With the term cervical osteoarthritis, we refer to the wear and tear on the neck structures that we see in imaging tests such as, for example, x-rays. It may also be called spondylosis or spondyloarthrosis. These names are used because degenerative lesions are seen in both bone and disc and soft tissues.From the age of 30 it is very common to begin to see degenerative changes in the x-rays of the neck. Osteoarthritis is a progressive process of aging that also affects the joints of the neck. That the neck is worn does not mean that it has to hurt or give any problem. There is no direct relationship between the degree of wear and the severity of the pain. There are many people with a lot of cervical osteoarthritis with absolutely no symptoms. On the other hand, there are patients with little wear that suffer episodes of pain. This is because osteoarthritis is one more factor in the equation; it is not the only cause of neck pain.
How is cervical osteoarthritis seen on X-rays?
Cervical osteoarthritis The X-ray shows changes in the vertebrae, especially in the area of the joints. The discs deteriorate and we see how the space between the vertebral bodies decreases. Osteophytes are formed in the area of the vertebral body, which are bone formations that we see in the anterior zone, also known as “parrot peaks” by the shape they have (see photo). In addition, changes occur in the articular facets of the posterior vertebrae.
“My neck hurts and I have been told that I have cervical osteoarthritis”
Joint wear does not have to hurt. It is true that a joint with osteoarthritis is easier to undergo a process of inflammation. And that is what usually happens. When there is a lot of wear and tear there are certain periods during the year that we have neck pain. The intensity and duration of pain depends on the cause that has precipitated it to begin to hurt. The most common is to start with day-to-day efforts such as spending many hours at the computer, catching our nephew in the arms more than usual or looking up repeatedly as when painting a wall, for example.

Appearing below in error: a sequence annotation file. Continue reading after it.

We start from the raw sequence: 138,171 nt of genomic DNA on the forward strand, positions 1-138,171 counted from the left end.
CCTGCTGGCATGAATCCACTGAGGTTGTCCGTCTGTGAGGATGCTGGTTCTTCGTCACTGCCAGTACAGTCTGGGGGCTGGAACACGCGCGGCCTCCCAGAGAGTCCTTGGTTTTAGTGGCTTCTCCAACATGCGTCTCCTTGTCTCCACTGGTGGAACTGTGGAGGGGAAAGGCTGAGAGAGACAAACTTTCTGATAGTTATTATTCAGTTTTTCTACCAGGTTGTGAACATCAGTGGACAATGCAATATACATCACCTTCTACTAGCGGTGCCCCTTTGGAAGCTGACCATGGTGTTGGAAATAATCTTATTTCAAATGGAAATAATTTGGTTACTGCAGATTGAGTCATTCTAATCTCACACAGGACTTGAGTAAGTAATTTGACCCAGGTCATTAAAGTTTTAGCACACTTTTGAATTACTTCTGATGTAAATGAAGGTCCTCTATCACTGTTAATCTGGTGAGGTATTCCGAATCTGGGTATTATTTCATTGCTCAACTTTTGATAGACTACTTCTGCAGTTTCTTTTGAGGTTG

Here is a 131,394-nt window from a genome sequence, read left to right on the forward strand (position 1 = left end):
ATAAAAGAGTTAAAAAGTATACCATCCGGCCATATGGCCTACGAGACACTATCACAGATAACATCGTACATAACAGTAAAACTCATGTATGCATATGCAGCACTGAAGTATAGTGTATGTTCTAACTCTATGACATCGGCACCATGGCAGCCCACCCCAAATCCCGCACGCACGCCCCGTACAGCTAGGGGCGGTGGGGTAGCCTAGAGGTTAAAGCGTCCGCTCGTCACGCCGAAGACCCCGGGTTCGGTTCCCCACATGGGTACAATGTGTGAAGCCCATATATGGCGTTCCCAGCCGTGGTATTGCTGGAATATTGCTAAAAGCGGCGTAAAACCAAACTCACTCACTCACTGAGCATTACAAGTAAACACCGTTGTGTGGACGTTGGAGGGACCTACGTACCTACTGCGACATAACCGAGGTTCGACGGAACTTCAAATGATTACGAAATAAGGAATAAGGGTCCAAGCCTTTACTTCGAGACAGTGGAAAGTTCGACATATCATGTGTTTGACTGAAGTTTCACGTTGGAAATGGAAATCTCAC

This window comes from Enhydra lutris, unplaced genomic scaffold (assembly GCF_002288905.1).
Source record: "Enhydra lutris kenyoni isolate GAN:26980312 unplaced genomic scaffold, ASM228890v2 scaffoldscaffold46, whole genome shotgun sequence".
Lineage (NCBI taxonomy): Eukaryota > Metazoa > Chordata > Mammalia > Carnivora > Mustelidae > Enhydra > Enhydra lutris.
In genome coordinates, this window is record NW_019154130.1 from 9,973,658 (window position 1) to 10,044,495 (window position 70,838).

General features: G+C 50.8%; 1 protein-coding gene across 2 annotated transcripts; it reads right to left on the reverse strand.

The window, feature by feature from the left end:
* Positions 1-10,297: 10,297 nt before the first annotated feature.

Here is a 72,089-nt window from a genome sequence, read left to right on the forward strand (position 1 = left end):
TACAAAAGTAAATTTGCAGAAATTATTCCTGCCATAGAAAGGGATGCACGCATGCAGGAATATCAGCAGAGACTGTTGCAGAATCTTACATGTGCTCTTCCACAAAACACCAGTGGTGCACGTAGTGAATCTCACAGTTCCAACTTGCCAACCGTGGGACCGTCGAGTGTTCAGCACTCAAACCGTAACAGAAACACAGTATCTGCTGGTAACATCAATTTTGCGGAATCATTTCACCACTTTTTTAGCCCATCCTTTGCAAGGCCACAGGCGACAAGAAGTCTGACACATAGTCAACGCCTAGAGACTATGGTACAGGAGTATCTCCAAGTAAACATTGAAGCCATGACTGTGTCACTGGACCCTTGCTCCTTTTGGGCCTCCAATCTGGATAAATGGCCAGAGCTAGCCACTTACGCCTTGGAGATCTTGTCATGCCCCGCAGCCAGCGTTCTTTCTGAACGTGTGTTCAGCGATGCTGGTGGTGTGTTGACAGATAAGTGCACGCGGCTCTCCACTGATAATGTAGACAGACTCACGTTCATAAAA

The most common symptoms are local joint pains that radiate to the muscles producing pain and contractures. This tension that accumulates in the muscles is frequent that can produce us headache or even tingling in the arms. Our doctor can tell us if these tingles are important or not.
One of the most uncomfortable symptoms is the dizziness and dizziness we may experience at times. When the cause of the dizziness is in the neck there are two reasons that can produce it. On the one hand, cervical pain and accumulated muscle tension can cause a sensation of instability, as if the ground were moving. On the other hand, there is an artery that crosses the area of the vertebrae (vertebral artery) that can be affected by osteoarthritis and cause dizziness. This happens by the indirect affectation on the structures of the ear that help us in the balance.
A consequence of the osteoarthritis that is common, although the person is not noticed many times, is the progressive diminution of the mobility of the neck. Osteoarthritis is disrupting the joints and is gradually limited the mobility they have. This implies that when we explore a patient and ask him to turn the neck to one side and another we appreciate a loss of normal degrees of mobility. The patient does not realize sometimes because it occurs so slowly over the years that we become accustomed to the mobility we have and perceive it as normal.
Can cervical osteoarthritis be dangerous?
The answer is not in the vast majority of people. Sometimes the wear of the discs and the growth of bone excrescences can diminish the space through which the nerve roots emerge. If a small herniated disc with inflammation of the area is added to this decrease in space, the nerve can be compromised. The nerves coming out of the neck are responsible for collecting the sensitivity of the arms and sending the signal to the muscles so that they can move. An injury to these nerves can limit the ability of certain muscles and notice that we lose strength. If it happens we should consult our doctor but we should not be scared. Most of the time the tingling and feeling of loss of strength are due to muscle contractures and pain respectively.
Fortunately, it is rare to find a patient with serious injuries due to osteoarthritis. These isolated cases are due to involvement of the spinal cord and sometimes there are situations like a fall or similar that precipitates it. Although these cases exist, fear or concern about this is not justified.
Here you can get more information in this blog great depression facts.